"Of course, I was delighted. Then mother sent me fifty dollars for Christmas, and I bought all those presents. It took every cent I had, and I was awfully silly, for no one cared as much for them as if they'd been pretty little gifts that I made myself. That was my first folly.

"The next was those three gowns. They haven't been paid for yet. I haven't dared give father the bills, and I can never face mother. She would never have allowed me to order anything like them. Well, you know how badly I behaved at the house party, and how nice you all were to me, even when I was so hateful.

"On New Year's Night, when we were coming from Nesbits, Henry Hammond asked me for the class money. He said he had a chance to treble it, and that it was too good an opportunity to be lost.

"I refused point blank at first, and then he talked and talked in that smooth way of his until I began to think what a fine thing it would be to walk into the class and say, 'Girls, here are fifteen hundred dollars instead of five hundred.' I was feeling awfully cross at you girls just then, because he made me believe that you were slighting me and leaving me out of things. Besides, all of you had warned me against him, and I wanted to show you that I knew more than you did.

"I didn't promise to give it to him that night, but the more I thought of it the more I inclined toward his views, and the upshot of the matter was that I drew it out of the bank and let him have it."

Marian paused and looked piteously at Grace. Then she said brokenly:

"He lost it, Grace, every cent of it. The week after I gave it to him he told me that luck had been against him, and that it was all gone. When I asked him what he intended to do about it he promised that he would sell some real estate of his and turn the money over to me to give back to the class. He said it was his fault for persuading me to do it, and that I shouldn't suffer for it. But he never kept his word.

"Last week I asked him for the last time if he would refund the money, and he laughed at me and said that I had risked it and ought to accept my losses with good grace. I threatened to expose him, and he said if I did I should only succeed in making more trouble for myself than for him. He had only speculated with what I had given him. Where I obtained the money was none of his business, and as long as I had appropriated it I would have to abide by the consequences.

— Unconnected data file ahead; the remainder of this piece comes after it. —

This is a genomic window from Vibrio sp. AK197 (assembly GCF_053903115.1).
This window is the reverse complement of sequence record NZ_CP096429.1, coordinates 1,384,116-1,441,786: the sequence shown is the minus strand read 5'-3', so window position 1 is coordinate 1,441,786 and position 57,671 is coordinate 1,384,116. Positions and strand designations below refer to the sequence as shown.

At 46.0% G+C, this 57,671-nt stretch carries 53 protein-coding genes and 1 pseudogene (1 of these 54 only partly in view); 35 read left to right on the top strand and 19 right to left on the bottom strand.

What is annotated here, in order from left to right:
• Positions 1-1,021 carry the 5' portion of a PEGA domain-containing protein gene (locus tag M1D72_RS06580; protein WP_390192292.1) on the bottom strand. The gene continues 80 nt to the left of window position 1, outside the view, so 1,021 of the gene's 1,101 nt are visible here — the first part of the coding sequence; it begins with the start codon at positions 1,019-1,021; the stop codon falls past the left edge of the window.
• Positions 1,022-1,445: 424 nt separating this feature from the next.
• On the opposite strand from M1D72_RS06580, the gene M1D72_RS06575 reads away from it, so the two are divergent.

"Of course, I was desperate and didn't know what to do. I had no money of my own, and I didn't dare ask my father for it. I had to tell some one, so I told Eleanor."

"Eleanor!" exclaimed Grace aghast. "Oh, Marian, why did you tell her of all people."

"I thought she was my friend," declared Marian, "but I soon found out that she wasn't. As soon as I had told her, she changed entirely. She told me last Friday that she had been watching for a long time in the hope of revenging herself upon the Phi Sigma Tau for their insults, and that at last she had the means to do so.

"Her friendship for me was merely a pretense. She said that when I separated from my sorority she knew I was sure to do something foolish, so she decided to make advances to me and see what she could find out.

"She is going to call a class meeting for next Thursday after school, and she is going to expose me. She says that it is right that the class should know just what sort of material the Phi Sigma Tau is made up of, and that one of its members is a sneak and a thief."

"This is serious, and no mistake," replied Grace soberly. "Don't you remember, Marian, that back in our junior year, when Eleanor tried to get Anne's part in the play, I cautioned the girls to never put themselves in a position where Eleanor might injure them."

"Yes, I remember, now," Marian faltered, "but it is too late."

"I might try to checkmate her at her own game by threatening to tell the story of the missing costumes," reflected Grace aloud. "I'll try it at any rate. But even if we do succeed in silencing Eleanor, where are we to get the money to pay back the class fund? We can't arrest that miserable Henry Hammond without making the affair public, and this simply must remain a private matter. It is the hardest problem that I have ever been called upon to contend with.